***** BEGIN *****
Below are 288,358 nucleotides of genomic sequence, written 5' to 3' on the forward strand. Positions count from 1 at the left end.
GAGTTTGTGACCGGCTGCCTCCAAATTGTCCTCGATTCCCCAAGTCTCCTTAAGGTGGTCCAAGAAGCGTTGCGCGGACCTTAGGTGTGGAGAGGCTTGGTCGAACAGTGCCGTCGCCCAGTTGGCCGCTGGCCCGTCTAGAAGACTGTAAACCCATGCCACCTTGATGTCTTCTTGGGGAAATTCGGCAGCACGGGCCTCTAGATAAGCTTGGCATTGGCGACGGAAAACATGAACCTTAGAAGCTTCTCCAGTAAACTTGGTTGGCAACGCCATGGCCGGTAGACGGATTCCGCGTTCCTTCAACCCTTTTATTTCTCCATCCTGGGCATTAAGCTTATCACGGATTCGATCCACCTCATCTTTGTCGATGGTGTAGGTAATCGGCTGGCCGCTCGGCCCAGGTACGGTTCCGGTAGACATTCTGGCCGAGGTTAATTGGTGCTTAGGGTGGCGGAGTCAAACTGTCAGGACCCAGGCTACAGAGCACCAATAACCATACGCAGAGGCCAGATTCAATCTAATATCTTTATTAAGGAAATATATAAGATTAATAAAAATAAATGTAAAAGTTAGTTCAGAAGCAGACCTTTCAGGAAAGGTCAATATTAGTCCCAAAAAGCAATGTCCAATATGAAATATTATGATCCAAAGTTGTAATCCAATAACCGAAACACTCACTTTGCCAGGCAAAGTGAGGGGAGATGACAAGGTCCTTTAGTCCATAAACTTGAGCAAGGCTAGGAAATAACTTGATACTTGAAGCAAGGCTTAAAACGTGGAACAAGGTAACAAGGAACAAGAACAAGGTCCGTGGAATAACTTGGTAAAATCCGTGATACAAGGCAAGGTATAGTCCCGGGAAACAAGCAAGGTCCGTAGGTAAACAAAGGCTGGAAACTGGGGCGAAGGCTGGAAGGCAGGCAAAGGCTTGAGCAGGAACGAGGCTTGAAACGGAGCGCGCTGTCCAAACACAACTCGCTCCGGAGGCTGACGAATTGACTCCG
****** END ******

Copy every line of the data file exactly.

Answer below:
Below are 288,358 nucleotides of genomic sequence, written 5' to 3' on the forward strand. Positions count from 1 at the left end.
GAGTTTGTGACCGGCTGCCTCCAAATTGTCCTCGATTCCCCAAGTCTCCTTAAGGTGGTCCAAGAAGCGTTGCGCGGACCTTAGGTGTGGAGAGGCTTGGTCGAACAGTGCCGTCGCCCAGTTGGCCGCTGGCCCGTCTAGAAGACTGTAAACCCATGCCACCTTGATGTCTTCTTGGGGAAATTCGGCAGCACGGGCCTCTAGATAAGCTTGGCATTGGCGACGGAAAACATGAACCTTAGAAGCTTCTCCAGTAAACTTGGTTGGCAACGCCATGGCCGGTAGACGGATTCCGCGTTCCTTCAACCCTTTTATTTCTCCATCCTGGGCATTAAGCTTATCACGGATTCGATCCACCTCATCTTTGTCGATGGTGTAGGTAATCGGCTGGCCGCTCGGCCCAGGTACGGTTCCGGTAGACATTCTGGCCGAGGTTAATTGGTGCTTAGGGTGGCGGAGTCAAACTGTCAGGACCCAGGCTACAGAGCACCAATAACCATACGCAGAGGCCAGATTCAATCTAATATCTTTATTAAGGAAATATATAAGATTAATAAAAATAAATGTAAAAGTTAGTTCAGAAGCAGACCTTTCAGGAAAGGTCAATATTAGTCCCAAAAAGCAATGTCCAATATGAAATATTATGATCCAAAGTTGTAATCCAATAACCGAAACACTCACTTTGCCAGGCAAAGTGAGGGGAGATGACAAGGTCCTTTAGTCCATAAACTTGAGCAAGGCTAGGAAATAACTTGATACTTGAAGCAAGGCTTAAAACGTGGAACAAGGTAACAAGGAACAAGAACAAGGTCCGTGGAATAACTTGGTAAAATCCGTGATACAAGGCAAGGTATAGTCCCGGGAAACAAGCAAGGTCCGTAGGTAAACAAAGGCTGGAAACTGGGGCGAAGGCTGGAAGGCAGGCAAAGGCTTGAGCAGGAACGAGGCTTGAAACGGAGCGCGCTGTCCAAACACAACTCGCTCCGGAGGCTGACGAATTGACTCCG